Attivo Networks: How to Detect a Kerberos Golden Ticket Attack

Detecting a Kerberos Golden Ticket Attack

A Golden Ticket is an open invitation for attackers to access all of an organization’s computers and servers, including Domain Controllers (DC). A Golden Ticket is a forged Kerberos Ticket-Granting Tickets (TGT) that enables attackers to generate Ticket Granting Service (TGS) tickets for any account in Active Directory and gain unrestricted access to the target resources.

How does a Golden Ticket Attack work?

Before one analyzes and studies the attacker’s playbook, it is important to understand how an attacker can use a Golden Ticket to request ticket-granting service (TGS) tickets, enabling unrestricted access to specific resources. An attacker can log on to a domain-joined computer with compromised user credentials and target the Kerberos communication process explained below:

  1. The system converts a user’s password to an NTLM hash, encrypts a timestamp with the hash, and sends it to the Key Distribution Center (KDC) as an authenticator in the authentication ticket (TGT) request. The Domain Controller (KDC) checks the user information such as login restrictions, group membership, etc., and creates a TGT.
  2. The created TGT gets encrypted and signed with a special account on the DC known as the Kerberos service (KRBTGT). Only the KRBTGT in the domain can open and read TGT data. The DC grants the TGT and delivers it to the user.
  3. The user presents the TGT and requests a Ticket Granting Service (TGS) ticket. The DC validates the presented TGT and creates the TGS ticket.
  4. The DC encrypts the TGS using the target service account’s NTLM password hash and sends it to the user.
  5. The user connects to the application server hosting the service on the appropriate port and presents the TGS. The service opens the TGS ticket using its NTLM password hash.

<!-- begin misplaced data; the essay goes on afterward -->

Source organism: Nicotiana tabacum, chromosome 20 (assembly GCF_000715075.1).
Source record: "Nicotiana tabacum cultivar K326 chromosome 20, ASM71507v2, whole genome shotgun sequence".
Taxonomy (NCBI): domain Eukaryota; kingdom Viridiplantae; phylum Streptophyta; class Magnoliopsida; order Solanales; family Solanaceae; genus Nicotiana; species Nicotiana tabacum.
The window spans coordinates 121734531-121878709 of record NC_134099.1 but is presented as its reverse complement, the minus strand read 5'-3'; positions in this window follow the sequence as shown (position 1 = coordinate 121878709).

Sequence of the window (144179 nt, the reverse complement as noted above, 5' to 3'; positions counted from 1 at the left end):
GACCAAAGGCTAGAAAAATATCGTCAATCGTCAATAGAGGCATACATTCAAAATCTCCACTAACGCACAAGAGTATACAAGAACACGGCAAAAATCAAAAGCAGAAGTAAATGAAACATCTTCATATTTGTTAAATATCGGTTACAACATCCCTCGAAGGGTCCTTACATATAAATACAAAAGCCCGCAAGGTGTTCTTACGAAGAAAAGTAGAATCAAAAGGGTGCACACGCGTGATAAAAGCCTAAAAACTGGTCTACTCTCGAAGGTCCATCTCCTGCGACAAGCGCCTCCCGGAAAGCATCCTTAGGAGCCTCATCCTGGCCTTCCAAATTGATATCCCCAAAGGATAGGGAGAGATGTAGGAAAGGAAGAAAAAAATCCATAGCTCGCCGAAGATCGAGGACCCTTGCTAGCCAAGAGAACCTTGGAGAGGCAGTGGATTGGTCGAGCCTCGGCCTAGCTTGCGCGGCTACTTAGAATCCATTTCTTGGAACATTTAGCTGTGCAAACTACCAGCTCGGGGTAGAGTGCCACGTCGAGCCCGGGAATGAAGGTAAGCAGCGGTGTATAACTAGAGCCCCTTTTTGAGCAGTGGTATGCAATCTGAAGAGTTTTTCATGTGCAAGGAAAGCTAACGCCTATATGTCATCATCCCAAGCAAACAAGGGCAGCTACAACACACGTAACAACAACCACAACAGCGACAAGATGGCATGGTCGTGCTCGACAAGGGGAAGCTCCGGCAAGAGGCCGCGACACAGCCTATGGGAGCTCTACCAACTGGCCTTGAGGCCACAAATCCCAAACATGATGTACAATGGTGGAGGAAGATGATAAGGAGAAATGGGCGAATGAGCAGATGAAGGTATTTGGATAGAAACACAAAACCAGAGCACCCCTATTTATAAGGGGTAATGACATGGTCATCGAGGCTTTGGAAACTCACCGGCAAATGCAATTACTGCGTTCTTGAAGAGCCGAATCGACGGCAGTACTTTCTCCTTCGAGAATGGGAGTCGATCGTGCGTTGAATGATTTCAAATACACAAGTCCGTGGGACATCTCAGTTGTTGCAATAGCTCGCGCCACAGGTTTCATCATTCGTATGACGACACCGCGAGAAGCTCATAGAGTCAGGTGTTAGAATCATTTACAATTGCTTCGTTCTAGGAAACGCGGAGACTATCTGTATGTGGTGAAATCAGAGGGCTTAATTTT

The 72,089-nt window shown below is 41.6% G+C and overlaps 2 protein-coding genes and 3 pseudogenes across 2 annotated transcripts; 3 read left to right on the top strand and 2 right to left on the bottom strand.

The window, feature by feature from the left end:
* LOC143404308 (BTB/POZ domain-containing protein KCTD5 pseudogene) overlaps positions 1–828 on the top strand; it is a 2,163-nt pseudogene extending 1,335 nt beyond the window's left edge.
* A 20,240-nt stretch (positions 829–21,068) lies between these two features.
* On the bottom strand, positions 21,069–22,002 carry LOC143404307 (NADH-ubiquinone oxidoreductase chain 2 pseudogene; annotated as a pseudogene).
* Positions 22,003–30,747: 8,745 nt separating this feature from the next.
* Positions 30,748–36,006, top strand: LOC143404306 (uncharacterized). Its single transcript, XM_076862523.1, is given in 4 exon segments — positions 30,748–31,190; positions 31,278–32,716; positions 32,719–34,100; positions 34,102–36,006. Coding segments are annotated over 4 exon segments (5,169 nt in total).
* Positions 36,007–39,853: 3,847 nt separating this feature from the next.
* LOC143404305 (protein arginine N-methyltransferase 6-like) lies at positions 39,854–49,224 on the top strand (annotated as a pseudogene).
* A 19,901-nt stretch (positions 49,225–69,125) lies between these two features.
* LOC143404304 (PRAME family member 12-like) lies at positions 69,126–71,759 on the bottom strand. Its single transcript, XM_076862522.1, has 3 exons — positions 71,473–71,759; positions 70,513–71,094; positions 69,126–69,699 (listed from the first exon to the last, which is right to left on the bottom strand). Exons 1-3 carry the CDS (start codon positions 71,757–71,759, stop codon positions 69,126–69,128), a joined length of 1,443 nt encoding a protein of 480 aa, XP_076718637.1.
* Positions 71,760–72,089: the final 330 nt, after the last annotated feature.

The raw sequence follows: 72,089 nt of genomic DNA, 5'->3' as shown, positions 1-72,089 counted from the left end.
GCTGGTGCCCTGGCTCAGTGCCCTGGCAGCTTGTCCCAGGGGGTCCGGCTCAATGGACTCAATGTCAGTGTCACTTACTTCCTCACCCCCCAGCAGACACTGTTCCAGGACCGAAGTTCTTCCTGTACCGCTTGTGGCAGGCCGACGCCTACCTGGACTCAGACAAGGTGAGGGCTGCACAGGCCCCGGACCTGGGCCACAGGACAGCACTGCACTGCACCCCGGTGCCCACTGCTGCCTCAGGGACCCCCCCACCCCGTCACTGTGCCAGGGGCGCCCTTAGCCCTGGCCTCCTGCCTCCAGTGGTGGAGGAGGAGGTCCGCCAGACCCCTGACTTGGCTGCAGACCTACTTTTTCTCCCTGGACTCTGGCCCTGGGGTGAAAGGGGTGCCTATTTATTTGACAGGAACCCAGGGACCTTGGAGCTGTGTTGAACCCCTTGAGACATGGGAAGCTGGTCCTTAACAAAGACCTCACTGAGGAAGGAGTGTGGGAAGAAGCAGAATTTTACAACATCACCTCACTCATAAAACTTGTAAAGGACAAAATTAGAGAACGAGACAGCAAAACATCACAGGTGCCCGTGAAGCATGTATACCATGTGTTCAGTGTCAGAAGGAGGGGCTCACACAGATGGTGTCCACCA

How do attackers perform Golden Ticket Attack?

An attacker with a valid KRBTGT account hash can create a forged Golden ticket using an Open-source tool like Mimikatz. Attackers can use DCSync, a Mimikatz feature, to obtain the Security IDentifier (SID) of the KRBTGT account and NTLM hash using the “lsadump::dcsync /user:attivo1krbtgt” command. Alternatively, Mimikatz can retrieve the hash of the KRBTGT account from the Local Security Authority (LSA) by executing Mimikatz commands “privilege::debug” and “lsadump::lsa /inject /name:krbtgt” on the DC.

The credentials section above shows valuable information like the SID and NTLM hashes. Attackers can use these hashes to create a Golden Ticket and potentially run a Pass the Ticket (PtT) attack to move laterally within an organization’s AD environment.

“kerberos::golden /user:poctest /domain:attivo1.local /sid:S-1-5-21-2087032555-2209862856-1647013465 /krbtgt:38fb5559b8b79e3657cbf45f7165a0c5 /ptt”

A couple of commands, “kerberos::list” and “kerberos::tgt,” are also supported in the Mimikatz module to retrieve all the available Kerberos tickets submitted for the current user session.

Once attackers have injected the Golden Ticket, they can have unrestricted network access to the entire DC. The following command can confirm the listing of DC admin share (C$).

Detecting a Kerberos Golden Ticket Attack and Mitigation Strategy

The Attivo Networks ADAssessor solution performs a continuous assessment of Active Directory and provides a comprehensive report on AD attacks. It detects vulnerable KRBTGT account and alerts on the potential pass-the-ticket attack.

The Attivo Networks ADSecure solution detects unauthorized queries, hides critical AD objects from the results, and inserts deceptive data in their place. These deceptive accounts lead attackers away from production assets. The solution also provides high-fidelity alerts on all attacker activities within the deception environment.

As a mitigation strategy, resetting the KRBTGT account password twice a year could minimize the chances of compromising the entire domain/forest. Security admins can also restrict domain administrators from logging on to any computer other than the domain controllers.


Attackers can gain unlimited access to any endpoint on the network or service. Organizations must implement comprehensive AD protection solutions to avoid attackers forging tickets and taking over complete domain dominance.

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